Tuesday, August 29, 2017

This Week in Anting 08/28/2017


Finally got around to visiting Turkey Swamp Park this year and a few other locations around that county. 

Formica integra, were still there with foraging "trunk" trails. These are well maintained trails made by ants that tend to be in the same place every year. The ground around them is actually compacted down, not from the weight of the ants but because they're so good at clearing everything else away it's on the compacted parts that stay. The trail also ventures underground every few feet.

Dolichoderus plagiatus, are a species I've been calling "cone ants" but that almost as generic as calling them "black ants." The cone though refers to a hump-like structure on their mesosoma. This isn't visible in the photo above but online images of them show it more clearly, see here. Of the four Dolichoderus species in the US this is certainly one of the most colorful. They have bright orange spots that are sometimes full stripes on the gaster which goes well with the rest of the body which ranges from red/brown to black.

Oak Trees were full of life. White Oak in particular was bustling with caterpillars and aphids being tended by ants.


Another tree I couldn't identify was loaded with sawfly larva.
 
The Formica exsectoides mounds are still there. They weren't that active though. We went on too nice of a day it seems because for once you couldn't hear the leaves rustling from millions of ants crawling around. (I want my money back!)


Plant wise, I found a stand of Swamp Loosestrife, Decodon verticillatus, which is an uncommon aquatic wildflower. It has a wide distribution across most of the eastern US and Canada. It was bustling with bees and several butterflies.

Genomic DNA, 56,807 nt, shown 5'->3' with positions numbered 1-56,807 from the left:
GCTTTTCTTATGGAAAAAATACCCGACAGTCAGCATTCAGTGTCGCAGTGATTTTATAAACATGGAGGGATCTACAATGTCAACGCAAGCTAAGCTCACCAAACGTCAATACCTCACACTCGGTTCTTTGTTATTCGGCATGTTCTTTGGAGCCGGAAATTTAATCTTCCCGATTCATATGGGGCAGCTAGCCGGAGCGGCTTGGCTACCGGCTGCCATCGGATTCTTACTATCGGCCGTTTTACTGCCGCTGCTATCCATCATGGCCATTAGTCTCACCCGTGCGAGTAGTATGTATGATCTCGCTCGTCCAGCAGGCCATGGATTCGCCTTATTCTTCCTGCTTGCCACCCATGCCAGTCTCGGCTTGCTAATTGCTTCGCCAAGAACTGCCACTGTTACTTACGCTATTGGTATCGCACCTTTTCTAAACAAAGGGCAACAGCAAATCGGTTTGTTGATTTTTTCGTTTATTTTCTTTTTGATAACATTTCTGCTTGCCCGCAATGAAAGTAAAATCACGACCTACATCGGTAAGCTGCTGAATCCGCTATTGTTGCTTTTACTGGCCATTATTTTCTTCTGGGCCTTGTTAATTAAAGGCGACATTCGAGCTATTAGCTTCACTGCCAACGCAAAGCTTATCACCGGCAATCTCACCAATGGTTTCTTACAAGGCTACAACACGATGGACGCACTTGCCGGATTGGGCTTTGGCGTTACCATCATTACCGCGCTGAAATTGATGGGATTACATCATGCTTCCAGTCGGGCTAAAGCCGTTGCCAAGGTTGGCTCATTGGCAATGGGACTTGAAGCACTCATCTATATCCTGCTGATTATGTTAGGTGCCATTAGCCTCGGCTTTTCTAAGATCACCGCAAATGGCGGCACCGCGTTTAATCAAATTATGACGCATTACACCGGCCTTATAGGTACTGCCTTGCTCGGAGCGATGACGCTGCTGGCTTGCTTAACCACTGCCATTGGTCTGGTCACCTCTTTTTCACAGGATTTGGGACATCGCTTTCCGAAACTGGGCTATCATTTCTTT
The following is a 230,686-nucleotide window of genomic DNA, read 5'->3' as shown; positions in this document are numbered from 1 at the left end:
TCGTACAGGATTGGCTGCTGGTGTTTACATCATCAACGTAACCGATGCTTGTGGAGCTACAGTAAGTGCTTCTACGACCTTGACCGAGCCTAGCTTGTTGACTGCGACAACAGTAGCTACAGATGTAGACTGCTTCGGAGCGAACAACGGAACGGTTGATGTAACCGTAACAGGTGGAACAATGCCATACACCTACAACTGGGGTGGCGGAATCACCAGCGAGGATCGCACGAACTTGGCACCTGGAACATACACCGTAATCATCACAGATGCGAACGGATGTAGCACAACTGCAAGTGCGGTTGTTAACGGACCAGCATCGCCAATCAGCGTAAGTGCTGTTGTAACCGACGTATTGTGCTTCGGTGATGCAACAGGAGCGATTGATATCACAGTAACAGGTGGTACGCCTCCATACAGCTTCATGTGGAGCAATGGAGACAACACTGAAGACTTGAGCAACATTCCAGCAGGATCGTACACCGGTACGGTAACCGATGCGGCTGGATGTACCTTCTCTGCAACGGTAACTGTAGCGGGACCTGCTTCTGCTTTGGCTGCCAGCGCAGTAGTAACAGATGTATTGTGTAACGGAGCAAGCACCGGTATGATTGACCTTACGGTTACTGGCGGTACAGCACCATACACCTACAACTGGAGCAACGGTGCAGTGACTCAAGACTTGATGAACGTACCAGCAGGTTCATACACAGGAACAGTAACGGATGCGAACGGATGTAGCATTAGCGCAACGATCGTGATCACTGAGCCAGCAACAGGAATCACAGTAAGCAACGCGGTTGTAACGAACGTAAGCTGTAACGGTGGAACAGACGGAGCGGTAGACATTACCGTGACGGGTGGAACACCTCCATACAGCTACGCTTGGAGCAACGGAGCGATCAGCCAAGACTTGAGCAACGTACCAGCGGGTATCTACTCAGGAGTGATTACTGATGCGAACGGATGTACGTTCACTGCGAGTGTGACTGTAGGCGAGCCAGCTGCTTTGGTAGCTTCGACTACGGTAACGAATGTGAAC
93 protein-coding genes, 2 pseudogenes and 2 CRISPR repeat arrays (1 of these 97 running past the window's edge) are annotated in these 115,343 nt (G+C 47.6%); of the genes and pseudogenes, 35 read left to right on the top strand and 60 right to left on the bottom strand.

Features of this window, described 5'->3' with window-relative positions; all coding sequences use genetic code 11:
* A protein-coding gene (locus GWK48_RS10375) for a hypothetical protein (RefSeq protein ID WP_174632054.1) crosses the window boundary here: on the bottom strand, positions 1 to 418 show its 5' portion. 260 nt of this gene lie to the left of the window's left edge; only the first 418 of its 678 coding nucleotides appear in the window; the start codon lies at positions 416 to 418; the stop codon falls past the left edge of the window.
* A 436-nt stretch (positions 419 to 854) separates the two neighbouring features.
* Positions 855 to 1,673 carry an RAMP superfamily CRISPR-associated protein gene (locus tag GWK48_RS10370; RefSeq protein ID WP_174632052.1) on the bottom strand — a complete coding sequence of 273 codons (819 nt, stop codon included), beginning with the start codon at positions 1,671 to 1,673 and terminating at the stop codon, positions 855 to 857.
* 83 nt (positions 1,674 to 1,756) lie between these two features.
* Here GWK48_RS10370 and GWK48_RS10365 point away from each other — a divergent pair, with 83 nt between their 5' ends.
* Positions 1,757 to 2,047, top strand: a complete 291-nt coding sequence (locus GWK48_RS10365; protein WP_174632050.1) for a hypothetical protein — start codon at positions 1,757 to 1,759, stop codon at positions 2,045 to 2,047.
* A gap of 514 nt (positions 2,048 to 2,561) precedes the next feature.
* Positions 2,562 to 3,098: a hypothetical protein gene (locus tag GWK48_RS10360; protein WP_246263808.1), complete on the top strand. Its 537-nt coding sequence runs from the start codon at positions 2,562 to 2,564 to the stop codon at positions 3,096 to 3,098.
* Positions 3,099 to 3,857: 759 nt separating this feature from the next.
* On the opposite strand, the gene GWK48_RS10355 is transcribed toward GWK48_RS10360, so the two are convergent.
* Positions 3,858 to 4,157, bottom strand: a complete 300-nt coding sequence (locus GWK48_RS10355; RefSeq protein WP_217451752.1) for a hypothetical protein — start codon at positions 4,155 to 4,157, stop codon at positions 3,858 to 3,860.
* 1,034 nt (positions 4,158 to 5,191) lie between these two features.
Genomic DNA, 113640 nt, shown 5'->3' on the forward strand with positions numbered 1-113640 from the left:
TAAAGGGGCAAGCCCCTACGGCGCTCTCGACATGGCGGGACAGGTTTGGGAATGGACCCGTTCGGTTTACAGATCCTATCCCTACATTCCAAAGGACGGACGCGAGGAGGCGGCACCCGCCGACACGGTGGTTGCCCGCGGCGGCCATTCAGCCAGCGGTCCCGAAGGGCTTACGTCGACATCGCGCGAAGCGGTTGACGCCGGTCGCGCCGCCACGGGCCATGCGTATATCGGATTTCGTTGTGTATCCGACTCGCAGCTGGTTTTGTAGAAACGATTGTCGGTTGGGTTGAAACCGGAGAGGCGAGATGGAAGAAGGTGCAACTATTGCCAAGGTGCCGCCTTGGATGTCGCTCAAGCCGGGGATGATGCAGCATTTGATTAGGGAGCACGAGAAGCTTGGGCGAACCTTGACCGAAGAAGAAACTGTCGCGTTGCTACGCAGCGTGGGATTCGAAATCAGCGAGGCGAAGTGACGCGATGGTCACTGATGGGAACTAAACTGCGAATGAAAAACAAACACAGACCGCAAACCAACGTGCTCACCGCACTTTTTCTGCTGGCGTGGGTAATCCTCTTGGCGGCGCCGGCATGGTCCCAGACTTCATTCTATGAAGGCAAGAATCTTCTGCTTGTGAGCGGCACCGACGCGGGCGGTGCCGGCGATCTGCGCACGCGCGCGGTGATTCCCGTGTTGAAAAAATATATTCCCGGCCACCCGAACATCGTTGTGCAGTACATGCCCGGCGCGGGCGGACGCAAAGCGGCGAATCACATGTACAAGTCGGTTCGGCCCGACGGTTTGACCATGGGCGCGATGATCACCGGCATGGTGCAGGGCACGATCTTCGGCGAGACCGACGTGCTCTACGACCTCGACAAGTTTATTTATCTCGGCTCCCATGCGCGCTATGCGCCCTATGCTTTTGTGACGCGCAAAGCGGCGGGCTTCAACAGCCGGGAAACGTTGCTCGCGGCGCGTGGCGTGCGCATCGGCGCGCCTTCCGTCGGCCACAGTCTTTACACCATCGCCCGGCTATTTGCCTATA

Trachymyrmex septentrionalis, the Northern Fungus Farming Ant, likes to nest in sandy soil along odd types of scrub land where strange plants tend to grow. Prickly Pear is the only one I could really identify but there were lots of odd plants that might be mosses or are low growing conifers that barely push out of the ground and have compound leaves.

We also found a few colonies in an adjacent field where a patchy not so lush lawn was grown... I'm not sure if it's patchy because no one's water and maintaining it, or because the tiny leaf cutter ants are slowly stripping it. Whatever the case, these are ants of dry sandy settings in full sun where resources might be limited. They thrive here because they focus on other types of food, namely a kind of fungus they maintain by fertilizing with flower petals, bits of foliage, and the frass of caterpillars and grasshoppers.

These are small ants verging on 3 to 4 mm long. And even within that the workers vary somewhat within the same colony.

As far as ants in the North East go they're easy to identify. Their heads have spines on them, and their mesosoma has several small sets too. Their color is a unique orange/brown tone and parts that verge on being purple.

 Also when they dig they also gather up the dirt in clumps, making their mounds somewhat unique.

 We also found lots of mushrooms.

1 comment:

  1. Beautiful photos! They are so clear and detailed, love checking out your blog!
    Gregg

    ReplyDelete